If Browning and George Meredith were each describing the same act, they might both be obscure, but their obscurities would be entirely different. Suppose, for instance, they were describing even so prosaic and material an act as a man being knocked downstairs by another man to whom he had given the lie, Meredith's description would refer to something which an ordinary observer would not see, or at least could not describe. It might be a sudden sense of anarchy in the brain of the assaulter, or a stupefaction and stunned serenity in that of the object of the assault. He might write, "Wainwood's 'Men vary in veracity,' brought the baronet's arm up. He felt the doors of his brain burst, and Wainwood a swift rushing of himself through air accompanied with a clarity as of the annihilated." Meredith, in other words, would speak queerly because he was describing queer mental experiences. But Browning might simply be describing the material incident of the man being knocked downstairs, and his description would run:--

"What then? 'You lie' and doormat below stairs
Takes bump from back."

This is not subtlety, but merely a kind of insane swiftness. Browning is not like Meredith, anxious to pause and examine the sensations of the combatants, nor does he become obscure through this anxiety. He is only so anxious to get his man to the bottom of the stairs quickly that he leaves out about half the story.

Many who could understand that ruggedness might be an artistic quality, would decisively, and in most cases rightly, deny that obscurity could under any conceivable circumstances be an artistic quality. But here again Browning's work requires a somewhat more cautious and sympathetic analysis. There is a certain kind of fascination, a strictly artistic fascination, which arises from a matter being hinted at in such a way as to leave a certain tormenting uncertainty even at the end. It is well sometimes to half understand a poem in the same manner that we half understand the world. One of the deepest and strangest of all human moods is the mood which will suddenly strike us perhaps in a garden at night, or deep in sloping meadows, the feeling that every flower and leaf has just uttered something stupendously direct and important, and that we have by a prodigy of imbecility not heard or understood it. There is a certain poetic value, and that a genuine one, in this sense of having missed the full meaning of things. There is beauty, not only in wisdom, but in this dazed and dramatic ignorance.

But in truth it is very difficult to keep pace with all the strange and unclassified artistic merits of Browning. He was always trying experiments; sometimes he failed, producing clumsy and irritating metres, top-heavy and over-concentrated thought. Far more often he triumphed, producing a crowd of boldly designed poems, every one of which taken separately might have founded an artistic school. But whether successful or unsuccessful, he never ceased from his fierce hunt after poetic novelty. He never became a conservative. The last book he published in his life-time, Parleyings with Certain People of Importance in their Day, was a new poem, and more revolutionary than Paracelsus. This is the true light in which to regard Browning as an artist. He had determined to leave no spot of the cosmos unadorned by his poetry which he could find it possible to adorn. An admirable example can be found in that splendid poem "Childe Roland to the Dark Tower came." It is the hint of an entirely new and curious type of poetry, the poetry of the shabby and hungry aspect of the earth itself. Daring poets who wished to escape from conventional gardens and orchards had long been in the habit of celebrating the poetry of rugged and gloomy landscapes, but Browning is not content with this. He insists upon celebrating the poetry of mean landscapes. That sense of scrubbiness in nature, as of a man unshaved, had never been conveyed with this enthusiasm and primeval gusto before.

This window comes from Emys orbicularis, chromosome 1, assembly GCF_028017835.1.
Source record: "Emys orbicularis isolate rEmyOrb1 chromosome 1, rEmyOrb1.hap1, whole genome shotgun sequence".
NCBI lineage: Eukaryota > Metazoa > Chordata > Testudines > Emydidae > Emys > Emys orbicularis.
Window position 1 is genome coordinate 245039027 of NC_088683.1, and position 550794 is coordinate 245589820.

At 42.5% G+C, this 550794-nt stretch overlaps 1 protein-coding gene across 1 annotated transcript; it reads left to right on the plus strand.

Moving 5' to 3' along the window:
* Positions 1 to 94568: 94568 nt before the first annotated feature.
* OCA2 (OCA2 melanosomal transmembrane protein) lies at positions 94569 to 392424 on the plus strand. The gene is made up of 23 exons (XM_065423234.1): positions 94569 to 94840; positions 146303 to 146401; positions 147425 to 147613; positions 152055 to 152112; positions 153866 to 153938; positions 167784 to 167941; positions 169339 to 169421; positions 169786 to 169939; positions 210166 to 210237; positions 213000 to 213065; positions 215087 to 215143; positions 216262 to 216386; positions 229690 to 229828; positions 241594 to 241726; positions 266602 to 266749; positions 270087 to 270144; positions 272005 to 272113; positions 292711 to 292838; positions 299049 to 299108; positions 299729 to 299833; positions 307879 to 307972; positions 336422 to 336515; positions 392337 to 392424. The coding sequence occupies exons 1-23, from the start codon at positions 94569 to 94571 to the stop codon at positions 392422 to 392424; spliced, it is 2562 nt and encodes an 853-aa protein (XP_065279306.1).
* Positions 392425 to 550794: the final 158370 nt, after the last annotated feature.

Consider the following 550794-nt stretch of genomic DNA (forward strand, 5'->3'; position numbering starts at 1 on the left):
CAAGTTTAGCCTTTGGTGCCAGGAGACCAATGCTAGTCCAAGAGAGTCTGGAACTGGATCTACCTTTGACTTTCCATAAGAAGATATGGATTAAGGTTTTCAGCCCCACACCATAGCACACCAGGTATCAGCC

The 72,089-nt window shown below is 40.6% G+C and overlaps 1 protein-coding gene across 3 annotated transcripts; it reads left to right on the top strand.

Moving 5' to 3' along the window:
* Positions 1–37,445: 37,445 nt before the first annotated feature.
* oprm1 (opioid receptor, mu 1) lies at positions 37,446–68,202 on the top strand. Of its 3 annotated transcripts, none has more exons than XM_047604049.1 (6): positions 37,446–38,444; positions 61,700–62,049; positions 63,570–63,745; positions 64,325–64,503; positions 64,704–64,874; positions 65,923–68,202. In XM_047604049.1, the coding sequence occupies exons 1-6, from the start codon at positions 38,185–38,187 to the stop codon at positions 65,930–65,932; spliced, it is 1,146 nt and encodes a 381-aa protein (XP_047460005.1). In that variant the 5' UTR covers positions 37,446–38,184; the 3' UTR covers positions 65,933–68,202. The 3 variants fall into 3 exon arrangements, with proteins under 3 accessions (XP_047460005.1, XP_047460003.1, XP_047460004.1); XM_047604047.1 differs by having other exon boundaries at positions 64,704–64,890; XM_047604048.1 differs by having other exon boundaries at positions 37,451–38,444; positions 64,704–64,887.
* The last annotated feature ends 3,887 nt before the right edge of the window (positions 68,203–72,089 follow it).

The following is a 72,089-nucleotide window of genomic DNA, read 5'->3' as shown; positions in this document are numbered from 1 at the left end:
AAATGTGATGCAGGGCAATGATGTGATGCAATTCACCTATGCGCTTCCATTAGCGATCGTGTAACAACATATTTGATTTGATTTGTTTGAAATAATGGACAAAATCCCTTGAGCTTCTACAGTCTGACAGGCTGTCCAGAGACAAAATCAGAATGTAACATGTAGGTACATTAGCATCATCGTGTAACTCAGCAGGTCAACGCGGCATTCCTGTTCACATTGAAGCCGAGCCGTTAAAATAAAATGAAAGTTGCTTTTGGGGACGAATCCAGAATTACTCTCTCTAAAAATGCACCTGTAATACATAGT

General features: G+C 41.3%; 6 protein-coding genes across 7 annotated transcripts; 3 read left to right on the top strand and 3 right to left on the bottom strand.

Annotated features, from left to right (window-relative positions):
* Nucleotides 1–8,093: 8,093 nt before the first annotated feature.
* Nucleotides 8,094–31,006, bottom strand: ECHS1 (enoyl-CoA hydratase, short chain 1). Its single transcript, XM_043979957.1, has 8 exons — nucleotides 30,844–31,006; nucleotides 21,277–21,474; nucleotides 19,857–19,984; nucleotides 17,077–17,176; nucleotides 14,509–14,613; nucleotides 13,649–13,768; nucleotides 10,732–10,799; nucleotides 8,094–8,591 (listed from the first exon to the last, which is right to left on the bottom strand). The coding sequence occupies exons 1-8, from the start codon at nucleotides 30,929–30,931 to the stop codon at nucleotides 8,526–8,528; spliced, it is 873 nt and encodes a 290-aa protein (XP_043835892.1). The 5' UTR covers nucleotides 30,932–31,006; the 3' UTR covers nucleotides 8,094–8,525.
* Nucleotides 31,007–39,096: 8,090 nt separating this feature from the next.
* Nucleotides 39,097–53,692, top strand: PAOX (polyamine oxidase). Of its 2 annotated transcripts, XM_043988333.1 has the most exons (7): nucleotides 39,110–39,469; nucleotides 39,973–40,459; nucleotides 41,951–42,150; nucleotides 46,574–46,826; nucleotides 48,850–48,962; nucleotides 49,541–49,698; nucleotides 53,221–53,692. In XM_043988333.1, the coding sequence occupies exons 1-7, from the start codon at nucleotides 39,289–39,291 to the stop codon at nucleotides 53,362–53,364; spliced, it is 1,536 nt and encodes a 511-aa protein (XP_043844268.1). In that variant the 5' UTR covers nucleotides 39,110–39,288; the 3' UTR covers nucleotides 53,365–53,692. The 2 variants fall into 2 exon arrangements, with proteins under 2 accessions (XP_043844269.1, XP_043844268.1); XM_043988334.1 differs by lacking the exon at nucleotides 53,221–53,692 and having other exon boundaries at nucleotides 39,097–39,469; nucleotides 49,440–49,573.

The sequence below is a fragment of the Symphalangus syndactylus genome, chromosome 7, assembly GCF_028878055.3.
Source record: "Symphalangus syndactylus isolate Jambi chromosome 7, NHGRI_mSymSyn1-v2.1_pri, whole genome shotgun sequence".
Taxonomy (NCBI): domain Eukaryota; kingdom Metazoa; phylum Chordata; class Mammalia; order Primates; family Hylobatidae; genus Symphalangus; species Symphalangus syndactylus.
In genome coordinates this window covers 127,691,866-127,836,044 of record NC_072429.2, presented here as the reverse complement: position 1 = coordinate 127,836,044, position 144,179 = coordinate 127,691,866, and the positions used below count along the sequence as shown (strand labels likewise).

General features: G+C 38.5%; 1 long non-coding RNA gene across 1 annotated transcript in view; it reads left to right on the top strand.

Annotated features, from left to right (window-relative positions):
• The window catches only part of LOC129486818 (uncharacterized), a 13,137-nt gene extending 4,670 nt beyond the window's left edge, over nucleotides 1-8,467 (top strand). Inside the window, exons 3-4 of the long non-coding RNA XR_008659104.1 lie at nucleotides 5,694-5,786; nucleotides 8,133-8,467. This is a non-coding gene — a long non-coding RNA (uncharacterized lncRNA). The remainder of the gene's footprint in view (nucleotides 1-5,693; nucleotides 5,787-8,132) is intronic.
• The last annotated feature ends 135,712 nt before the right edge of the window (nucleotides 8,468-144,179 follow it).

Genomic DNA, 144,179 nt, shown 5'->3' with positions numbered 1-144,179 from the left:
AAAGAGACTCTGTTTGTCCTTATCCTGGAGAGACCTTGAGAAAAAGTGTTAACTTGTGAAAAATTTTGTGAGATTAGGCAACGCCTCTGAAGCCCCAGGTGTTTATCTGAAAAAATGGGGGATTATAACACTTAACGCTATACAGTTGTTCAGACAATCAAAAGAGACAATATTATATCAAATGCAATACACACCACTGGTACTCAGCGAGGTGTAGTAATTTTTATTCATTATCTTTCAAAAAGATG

"If there pushed any ragged thistle-stalk
      Above its mates, the head was chopped; the bents
      Were jealous else. What made those holes and rents
In the dock's harsh swarth leaves, bruised as to baulk
All hope of greenness? 'tis a brute must walk
      Pashing their life out, with a brute's intents."

This is a perfect realisation of that eerie sentiment which comes upon us, not so often among mountains and water-falls, as it does on some half-starved common at twilight, or in walking down some grey mean street. It is the song of the beauty of refuse; and Browning was the first to sing it. Oddly enough it has been one of the poems about which most of those pedantic and trivial questions have been asked, which are asked invariably by those who treat Browning as a science instead of a poet, "What does the poem of 'Childe Roland' mean?" The only genuine answer to this is, "What does anything mean?" Does the earth mean nothing? Do grey skies and wastes covered with thistles mean nothing? Does an old horse turned out to graze mean nothing? If it does, there is but one further truth to be added--that everything means nothing.